How Will the New Policies Affect the Conduct of Internal Investigations? The DOJ's ongoing vocal prioritization of individual prosecutions is likely to further heighten tensions in internal investigations. Most importantly, concerns about their own exposure not just to personnel action, but also to criminal charges, as a consequence of providing information to internal investigators, brought into sharper focus with the Yates Memo, may very well result in fewer employees choosing to cooperate with internal investigations. And presumably any such trend will be more evident with respect to corporate personnel who have the most potential exposure to indictment (i.e., the most knowledge of and involvement in the offense(s) at issue).[16] 

Corporate employees, of course, are frequently required to cooperate with duly authorized internal probes and may be subject to termination or discipline for refusing to so cooperate. The rock-and-a-hard place predicament that criminally culpable corporate employees can find themselves in with internal investigations (i.e., not cooperating and facing discipline versus cooperating and potentially facing prosecution) is more clearly defined with the Yates Memo. If there was previously any ambiguity as to whether a company could hold back material information relating to individuals from the DOJ and still get cooperation credit, the Memo, on its face, eliminates that ambiguity. 

One of the first questions that many employees ask during internal investigations is whether they need their own lawyers. The wide publicity concerning the Yates Memo can only increase and accelerate the rush to separate counsel. Employees, especially those represented by counsel well versed in this area of criminal practice, will now think longer and harder about submitting to an interview with internal investigators or otherwise cooperating with the internal investigation. At the barest minimum, the new policies highlight for employees the risk of prosecution when they do cooperate.

The Yates Memo requires that prosecutors consider evidence of individual liability from the outset. This is not a new policy. Such evidence in companies generally comes from electronically stored communications and records, as well as witness statements. Companies understand the financial and technological resource costs of retaining, retrieving, and reviewing voluminous electronic records during investigations. In her September 10 speech, DAG Yates stated that the new policies should not be interpreted to require additional investigation in terms of cost, breadth, depth, or duration.[17] Seasoned investigators may be skeptical of this claim. Companies seeking to cooperate will need to carefully assess the extent to which they review electronic records at an early stage of the investigation at the least, and they may well need to expend more resources earlier to satisfy the new policy requirements to obtain cooperation credit. If nothing else, the Yates Memo policies provide additional leverage for prosecutors to pressure companies to act quickly to remediate wrongdoing, including terminating culpable employees.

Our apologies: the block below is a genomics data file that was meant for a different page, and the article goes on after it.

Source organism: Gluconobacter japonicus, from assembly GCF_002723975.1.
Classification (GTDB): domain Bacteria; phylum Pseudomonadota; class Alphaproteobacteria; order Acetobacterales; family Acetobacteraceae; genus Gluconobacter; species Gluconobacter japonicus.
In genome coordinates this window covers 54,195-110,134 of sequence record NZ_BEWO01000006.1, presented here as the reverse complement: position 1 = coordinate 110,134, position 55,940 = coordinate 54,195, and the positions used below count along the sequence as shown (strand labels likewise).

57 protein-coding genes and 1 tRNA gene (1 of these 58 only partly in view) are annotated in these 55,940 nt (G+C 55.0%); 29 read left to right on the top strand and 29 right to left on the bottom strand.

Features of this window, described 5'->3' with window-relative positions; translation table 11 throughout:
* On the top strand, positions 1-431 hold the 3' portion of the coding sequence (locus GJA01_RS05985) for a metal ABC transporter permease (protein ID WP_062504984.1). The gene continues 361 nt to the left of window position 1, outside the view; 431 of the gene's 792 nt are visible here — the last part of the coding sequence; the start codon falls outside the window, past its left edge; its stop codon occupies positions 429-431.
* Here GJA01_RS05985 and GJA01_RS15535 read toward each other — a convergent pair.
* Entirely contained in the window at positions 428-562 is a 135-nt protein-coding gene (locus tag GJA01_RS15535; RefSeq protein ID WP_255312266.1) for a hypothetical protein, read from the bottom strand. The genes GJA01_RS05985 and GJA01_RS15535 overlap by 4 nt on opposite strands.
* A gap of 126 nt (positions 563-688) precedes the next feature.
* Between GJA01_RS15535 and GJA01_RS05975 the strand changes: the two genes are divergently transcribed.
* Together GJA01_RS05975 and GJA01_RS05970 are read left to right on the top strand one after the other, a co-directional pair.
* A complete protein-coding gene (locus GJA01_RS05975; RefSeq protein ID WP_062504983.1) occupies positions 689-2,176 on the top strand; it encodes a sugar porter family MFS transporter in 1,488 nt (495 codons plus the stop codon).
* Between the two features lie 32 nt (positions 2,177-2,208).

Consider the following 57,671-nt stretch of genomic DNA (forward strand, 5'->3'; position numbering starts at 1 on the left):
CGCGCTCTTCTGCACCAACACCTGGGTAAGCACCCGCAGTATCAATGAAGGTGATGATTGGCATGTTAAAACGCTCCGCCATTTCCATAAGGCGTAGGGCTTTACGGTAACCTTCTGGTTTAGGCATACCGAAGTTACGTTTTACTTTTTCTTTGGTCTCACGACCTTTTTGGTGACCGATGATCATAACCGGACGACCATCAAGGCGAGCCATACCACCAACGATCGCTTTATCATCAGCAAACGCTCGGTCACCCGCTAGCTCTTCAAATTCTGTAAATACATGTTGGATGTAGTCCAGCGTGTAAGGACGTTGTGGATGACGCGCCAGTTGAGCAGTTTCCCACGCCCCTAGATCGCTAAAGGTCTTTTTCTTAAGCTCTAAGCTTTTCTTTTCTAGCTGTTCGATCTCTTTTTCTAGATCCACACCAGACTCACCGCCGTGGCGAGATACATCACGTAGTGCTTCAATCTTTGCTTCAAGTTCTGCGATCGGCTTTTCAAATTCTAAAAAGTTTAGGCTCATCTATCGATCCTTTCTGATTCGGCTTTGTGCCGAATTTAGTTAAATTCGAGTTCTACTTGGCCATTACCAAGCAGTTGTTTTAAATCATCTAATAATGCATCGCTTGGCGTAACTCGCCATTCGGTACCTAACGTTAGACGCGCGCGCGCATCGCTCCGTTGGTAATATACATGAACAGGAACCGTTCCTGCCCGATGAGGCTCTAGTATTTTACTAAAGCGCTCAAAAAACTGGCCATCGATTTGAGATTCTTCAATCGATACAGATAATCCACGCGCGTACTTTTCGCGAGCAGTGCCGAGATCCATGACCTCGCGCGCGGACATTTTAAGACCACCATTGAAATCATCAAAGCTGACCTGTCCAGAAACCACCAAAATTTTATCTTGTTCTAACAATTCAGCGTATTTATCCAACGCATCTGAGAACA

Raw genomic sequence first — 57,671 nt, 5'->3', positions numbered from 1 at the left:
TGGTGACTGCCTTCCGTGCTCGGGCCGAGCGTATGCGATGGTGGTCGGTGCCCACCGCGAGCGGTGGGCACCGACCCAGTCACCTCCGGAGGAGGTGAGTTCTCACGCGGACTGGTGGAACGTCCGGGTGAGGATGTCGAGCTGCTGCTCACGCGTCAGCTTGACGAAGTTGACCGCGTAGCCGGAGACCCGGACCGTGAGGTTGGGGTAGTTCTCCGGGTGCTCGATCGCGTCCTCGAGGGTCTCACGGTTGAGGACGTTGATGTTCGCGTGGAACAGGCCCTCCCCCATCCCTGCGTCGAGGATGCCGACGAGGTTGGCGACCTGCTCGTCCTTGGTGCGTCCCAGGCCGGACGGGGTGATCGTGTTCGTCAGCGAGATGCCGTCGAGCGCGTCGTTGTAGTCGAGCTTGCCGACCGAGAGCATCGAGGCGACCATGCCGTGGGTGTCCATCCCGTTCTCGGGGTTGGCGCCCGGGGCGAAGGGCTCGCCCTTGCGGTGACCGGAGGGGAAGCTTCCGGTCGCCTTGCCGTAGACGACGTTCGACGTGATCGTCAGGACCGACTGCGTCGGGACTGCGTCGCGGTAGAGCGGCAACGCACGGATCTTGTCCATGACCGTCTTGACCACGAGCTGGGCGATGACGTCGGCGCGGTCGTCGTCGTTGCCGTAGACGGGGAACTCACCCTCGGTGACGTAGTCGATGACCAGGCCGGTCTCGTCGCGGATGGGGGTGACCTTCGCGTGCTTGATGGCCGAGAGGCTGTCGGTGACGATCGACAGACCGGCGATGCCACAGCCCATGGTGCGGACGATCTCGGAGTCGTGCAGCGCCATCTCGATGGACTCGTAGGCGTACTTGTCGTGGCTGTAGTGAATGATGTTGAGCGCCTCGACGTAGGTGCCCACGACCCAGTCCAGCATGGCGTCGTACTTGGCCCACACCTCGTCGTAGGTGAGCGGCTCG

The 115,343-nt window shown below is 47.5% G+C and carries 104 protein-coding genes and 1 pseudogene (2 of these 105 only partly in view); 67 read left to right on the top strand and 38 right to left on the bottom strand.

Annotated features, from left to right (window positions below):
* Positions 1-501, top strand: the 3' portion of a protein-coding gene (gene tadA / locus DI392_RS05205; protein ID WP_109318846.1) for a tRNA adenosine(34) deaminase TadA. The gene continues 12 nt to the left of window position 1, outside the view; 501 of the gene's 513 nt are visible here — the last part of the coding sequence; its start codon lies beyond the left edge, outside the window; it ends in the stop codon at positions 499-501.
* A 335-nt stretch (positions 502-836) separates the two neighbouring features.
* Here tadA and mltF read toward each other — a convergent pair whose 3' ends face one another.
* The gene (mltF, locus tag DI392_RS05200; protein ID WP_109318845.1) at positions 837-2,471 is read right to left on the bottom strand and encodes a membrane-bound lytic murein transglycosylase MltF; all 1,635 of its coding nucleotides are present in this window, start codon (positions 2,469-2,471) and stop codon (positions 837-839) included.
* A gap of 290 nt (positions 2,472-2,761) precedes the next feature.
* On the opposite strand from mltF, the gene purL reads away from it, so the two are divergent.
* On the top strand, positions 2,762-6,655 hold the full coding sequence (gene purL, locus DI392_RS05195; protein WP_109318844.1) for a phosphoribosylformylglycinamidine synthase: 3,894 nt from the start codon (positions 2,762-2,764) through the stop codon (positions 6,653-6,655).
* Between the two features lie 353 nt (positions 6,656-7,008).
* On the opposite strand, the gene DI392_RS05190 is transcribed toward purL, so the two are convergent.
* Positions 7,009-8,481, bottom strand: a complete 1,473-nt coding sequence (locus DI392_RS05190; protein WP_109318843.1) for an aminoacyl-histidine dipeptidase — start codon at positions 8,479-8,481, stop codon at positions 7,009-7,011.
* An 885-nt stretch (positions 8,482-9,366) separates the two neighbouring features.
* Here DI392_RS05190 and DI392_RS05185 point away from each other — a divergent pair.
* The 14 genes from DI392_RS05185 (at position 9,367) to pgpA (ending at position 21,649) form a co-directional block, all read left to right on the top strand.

Will the New Policies Lead to Quicker Resolutions of Government Investigations? Probably the opposite. The need to develop evidence addressing individual liability during the investigation will add some burden, despite DAG Yates's expressed contrary view. Further, the requirement that prosecutors resolve or include a "clear plan" for completing investigation of individual conduct before resolving the corporate case cannot shorten the time to resolution of the company case, whether that resolution means bringing charges or claims, settling, or closing the company case.

How Do the New Policies Apply to Non-U.S. Companies? The new policies apply to all DOJ investigations, civil and criminal. By definition, that includes investigations related to U.S. laws that apply both within and outside the United States. Foreign companies and individuals otherwise already subject to U.S. jurisdiction and U.S. laws that have extraterritorial application, such as economic sanctions, the Foreign Corrupt Practices Act, antitrust, and conspiracies to violate U.S. laws, therefore will be subject to the new policies. 

During her speech, DAG Yates also noted that multinational investigations encounter "restrictive foreign data privacy laws and a limited ability to compel the testimony of witnesses abroad [which] make it even more challenging to obtain the necessary evidence to bring individuals to justice." It remains unclear how the DOJ will view cooperation by multinational companies that seek to cooperate fully with criminal investigations, while also seeking to comply with local laws that restrict companies' ability to produce such evidence to the DOJ. 

Conclusion

The new policies contained in the Yates Memo are designed at least in part to address criticism of the DOJ's efforts to criminally punish executives following the financial crisis of the last decade. 

Whether these new policies will ultimately make it easier for the DOJ to overcome the hurdles to individual prosecutions, or merely shift to cooperating corporations the adverse consequences, is far from clear. But at least some of the new policies will further complicate the already very difficult process of conducting internal investigations and of dealing with the government in moving corporate cases to resolution.